Five Golden Rules to Boost Brain Power

Healthy doesn't have to be boring, but presentation is key The right stuff Carlson Rezidor Hotel Group launched its ‘Experience Meetings’ concept across its Radisson Blu portfolio in Asia-Pacific in 2015, incorporating the concept of brain food. Based on six core principles developed with nutrition experts and chefs, it features fish, wholegrain...

Healthy doesn't have to be boring, but presentation is key

The right stuff

Carlson Rezidor Hotel Group launched its ‘Experience Meetings’ concept across its Radisson Blu portfolio in Asia-Pacific in 2015, incorporating the concept of brain food.

Based on six core principles developed with nutrition experts and chefs, it features fish, wholegrain products, fruits and vegetables; primarily fresh, locally sourced foods; pure ingredients, with minimal processing; less meat with never more than 10 per cent fat content; a focus on delicious taste and natural sweetening with no more than 10 per cent sugar.

“We try to ensure fat content and added sugar are kept at low levels, resulting in increased concentration and reduced fatigue amongst meeting participants,” says Bastian Gaerner, hotel manager at Radisson Blu Plaza Bangkok.

Don’t compromise on taste

Encompassing all five senses is key to evoking an emotive response from events and taste is an important aspect of this. As people become more health conscious, guests want food that is nutritious. But it has to taste great, too.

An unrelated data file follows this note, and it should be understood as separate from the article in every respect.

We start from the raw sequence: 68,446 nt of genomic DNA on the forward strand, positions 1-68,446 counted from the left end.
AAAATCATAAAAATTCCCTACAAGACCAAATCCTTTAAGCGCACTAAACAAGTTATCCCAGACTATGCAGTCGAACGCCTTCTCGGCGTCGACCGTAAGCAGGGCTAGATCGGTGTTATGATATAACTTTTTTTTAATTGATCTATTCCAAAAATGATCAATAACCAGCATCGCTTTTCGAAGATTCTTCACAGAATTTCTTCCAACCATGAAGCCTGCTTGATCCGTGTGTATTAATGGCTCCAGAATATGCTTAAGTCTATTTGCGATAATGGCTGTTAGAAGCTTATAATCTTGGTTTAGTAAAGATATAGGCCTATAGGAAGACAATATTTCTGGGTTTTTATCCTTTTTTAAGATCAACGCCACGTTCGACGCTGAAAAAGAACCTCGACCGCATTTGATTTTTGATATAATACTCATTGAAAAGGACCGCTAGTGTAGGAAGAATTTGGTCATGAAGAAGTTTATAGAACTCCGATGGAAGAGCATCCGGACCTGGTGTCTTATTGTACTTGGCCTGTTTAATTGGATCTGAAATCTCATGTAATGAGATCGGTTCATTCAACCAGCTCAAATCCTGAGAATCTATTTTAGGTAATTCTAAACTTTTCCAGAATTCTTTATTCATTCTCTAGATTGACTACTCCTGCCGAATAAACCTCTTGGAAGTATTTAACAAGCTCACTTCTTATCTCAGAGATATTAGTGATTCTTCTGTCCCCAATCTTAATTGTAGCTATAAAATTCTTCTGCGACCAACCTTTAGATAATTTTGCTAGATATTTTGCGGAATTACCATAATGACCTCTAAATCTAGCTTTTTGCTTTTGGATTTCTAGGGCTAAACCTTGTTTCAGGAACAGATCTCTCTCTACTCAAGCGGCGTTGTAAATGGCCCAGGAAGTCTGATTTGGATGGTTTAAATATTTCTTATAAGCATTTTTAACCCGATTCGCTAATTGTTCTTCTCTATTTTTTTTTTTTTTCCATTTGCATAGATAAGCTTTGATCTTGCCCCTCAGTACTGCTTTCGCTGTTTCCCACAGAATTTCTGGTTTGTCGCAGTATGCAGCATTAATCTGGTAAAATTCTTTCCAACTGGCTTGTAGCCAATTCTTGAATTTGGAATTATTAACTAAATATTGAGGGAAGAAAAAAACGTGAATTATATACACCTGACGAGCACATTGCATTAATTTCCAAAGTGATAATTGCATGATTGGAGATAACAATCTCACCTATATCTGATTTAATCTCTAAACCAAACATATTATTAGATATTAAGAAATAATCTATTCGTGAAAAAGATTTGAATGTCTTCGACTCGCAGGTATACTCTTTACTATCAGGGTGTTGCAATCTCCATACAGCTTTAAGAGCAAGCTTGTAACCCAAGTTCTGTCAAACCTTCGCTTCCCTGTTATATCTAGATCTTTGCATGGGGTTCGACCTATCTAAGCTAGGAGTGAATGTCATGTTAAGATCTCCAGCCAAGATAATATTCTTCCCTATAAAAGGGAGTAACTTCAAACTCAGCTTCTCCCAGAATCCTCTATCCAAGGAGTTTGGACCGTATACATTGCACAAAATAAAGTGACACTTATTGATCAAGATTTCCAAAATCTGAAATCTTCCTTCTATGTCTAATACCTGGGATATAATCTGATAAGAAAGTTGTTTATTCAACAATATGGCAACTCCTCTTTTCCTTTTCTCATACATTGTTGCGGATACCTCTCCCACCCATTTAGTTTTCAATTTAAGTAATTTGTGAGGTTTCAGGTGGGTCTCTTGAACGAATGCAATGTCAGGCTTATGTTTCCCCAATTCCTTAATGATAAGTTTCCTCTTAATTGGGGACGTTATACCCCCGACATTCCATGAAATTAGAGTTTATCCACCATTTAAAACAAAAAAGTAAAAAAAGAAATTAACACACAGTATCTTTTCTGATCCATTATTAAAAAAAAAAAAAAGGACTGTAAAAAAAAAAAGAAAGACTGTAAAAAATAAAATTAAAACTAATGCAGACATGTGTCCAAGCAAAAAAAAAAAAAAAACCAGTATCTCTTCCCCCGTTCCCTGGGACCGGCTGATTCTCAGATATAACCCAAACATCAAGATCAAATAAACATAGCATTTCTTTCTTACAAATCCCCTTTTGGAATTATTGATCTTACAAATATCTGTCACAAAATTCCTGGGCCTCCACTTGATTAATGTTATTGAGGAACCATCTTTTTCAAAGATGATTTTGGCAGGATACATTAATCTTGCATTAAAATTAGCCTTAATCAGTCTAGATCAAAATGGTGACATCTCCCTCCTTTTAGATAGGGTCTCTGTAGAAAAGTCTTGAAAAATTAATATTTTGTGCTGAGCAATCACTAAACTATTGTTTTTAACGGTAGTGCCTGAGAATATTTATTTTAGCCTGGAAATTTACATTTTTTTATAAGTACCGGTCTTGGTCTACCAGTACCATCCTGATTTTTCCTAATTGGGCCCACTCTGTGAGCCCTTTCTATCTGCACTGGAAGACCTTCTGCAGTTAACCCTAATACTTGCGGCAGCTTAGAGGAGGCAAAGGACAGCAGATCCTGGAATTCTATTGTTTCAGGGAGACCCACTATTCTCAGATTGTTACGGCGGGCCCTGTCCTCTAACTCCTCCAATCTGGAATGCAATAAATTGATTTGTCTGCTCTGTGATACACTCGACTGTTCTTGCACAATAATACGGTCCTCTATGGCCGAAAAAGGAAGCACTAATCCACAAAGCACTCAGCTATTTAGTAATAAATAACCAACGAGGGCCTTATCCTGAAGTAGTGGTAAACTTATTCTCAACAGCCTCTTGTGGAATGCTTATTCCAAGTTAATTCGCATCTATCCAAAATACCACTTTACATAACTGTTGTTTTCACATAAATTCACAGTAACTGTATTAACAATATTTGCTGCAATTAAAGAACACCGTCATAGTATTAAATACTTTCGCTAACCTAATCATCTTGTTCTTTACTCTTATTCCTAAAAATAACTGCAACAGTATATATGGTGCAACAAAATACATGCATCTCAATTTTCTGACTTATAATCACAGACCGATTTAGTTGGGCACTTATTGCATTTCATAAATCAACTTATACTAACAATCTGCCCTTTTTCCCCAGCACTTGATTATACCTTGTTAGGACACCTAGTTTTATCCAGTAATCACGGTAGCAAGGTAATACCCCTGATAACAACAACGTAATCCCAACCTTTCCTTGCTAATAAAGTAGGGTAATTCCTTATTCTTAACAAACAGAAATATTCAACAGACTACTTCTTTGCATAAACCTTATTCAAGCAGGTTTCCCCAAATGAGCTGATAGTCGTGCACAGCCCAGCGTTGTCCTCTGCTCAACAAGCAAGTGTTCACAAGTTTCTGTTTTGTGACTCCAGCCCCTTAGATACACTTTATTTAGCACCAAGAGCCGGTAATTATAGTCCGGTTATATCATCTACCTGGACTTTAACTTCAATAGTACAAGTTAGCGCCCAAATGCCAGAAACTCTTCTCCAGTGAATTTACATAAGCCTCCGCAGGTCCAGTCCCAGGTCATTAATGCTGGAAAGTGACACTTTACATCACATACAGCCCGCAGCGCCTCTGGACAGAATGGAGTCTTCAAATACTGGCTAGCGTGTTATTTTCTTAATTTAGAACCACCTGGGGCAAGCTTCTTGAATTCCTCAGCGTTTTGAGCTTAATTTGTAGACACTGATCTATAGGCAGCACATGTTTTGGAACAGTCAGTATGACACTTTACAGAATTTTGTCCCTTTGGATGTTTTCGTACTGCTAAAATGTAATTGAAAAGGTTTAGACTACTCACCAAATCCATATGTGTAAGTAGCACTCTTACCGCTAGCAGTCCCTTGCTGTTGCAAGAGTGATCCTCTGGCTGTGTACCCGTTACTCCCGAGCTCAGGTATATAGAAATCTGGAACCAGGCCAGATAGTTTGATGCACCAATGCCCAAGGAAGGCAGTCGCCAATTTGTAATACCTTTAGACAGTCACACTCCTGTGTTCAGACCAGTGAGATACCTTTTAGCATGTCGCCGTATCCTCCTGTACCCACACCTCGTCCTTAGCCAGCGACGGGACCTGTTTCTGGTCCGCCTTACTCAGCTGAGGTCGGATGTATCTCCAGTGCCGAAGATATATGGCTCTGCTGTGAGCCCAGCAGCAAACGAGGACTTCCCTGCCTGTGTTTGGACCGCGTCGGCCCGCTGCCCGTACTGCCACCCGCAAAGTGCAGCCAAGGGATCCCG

“Event caterers have caught onto this trend, and now provide a broad range of healthy, gluten free, vegan and/or vegetarian options, while also weaving the offering into the overall event theme,” says Niru Desai, VP of strategy at FreemanXP EMEA.

Tasty brain foods such as oily fish, leafy greens, avocados, blueberries, nuts and seeds are now frequently seen on event menus, while ingredients such as ginger are celebrated for their energising properties.

Presentation is key

Healthy food can be fun too, and presentation has a key role to play here. Different examples that Radisson Blu Plaza Bangkok has used include food plated on Rubik’s Cubes or buffets served with optical illusionthemed decorations. Aimed at sparking the notion of ideas, fresh juices can be served in ‘light bulb’ glasses.

To add a special touch, planners should also consider infusing local flavours in brain food offerings, such as organic produce sourced from local farms.

Think global

With the increasingly global nature of the events industry, where one event can attract audiences from around the world, brain food can mean different things to different people.

“[As event planners], we need to provide food and beverage options that reflect the various nationalities and cultural practices of delegates,” says FreemanXP EMEA’s Desai.

“Additionally, consider that attendees may want to know how and where foods are sourced, and how excess food is treated—does it go to charity? Do staff get to take it home, or does it go to waste?”

Get the timing right

Consider what you want to achieve from brain food. Whether it is to energise, foster productivity or reduce fatigue, menus can be customised accordingly with food tailored to meet clients’ needs at different times of the day, from breakfast breaks to lunches to afternoon breaks.

Source: www.cei.asia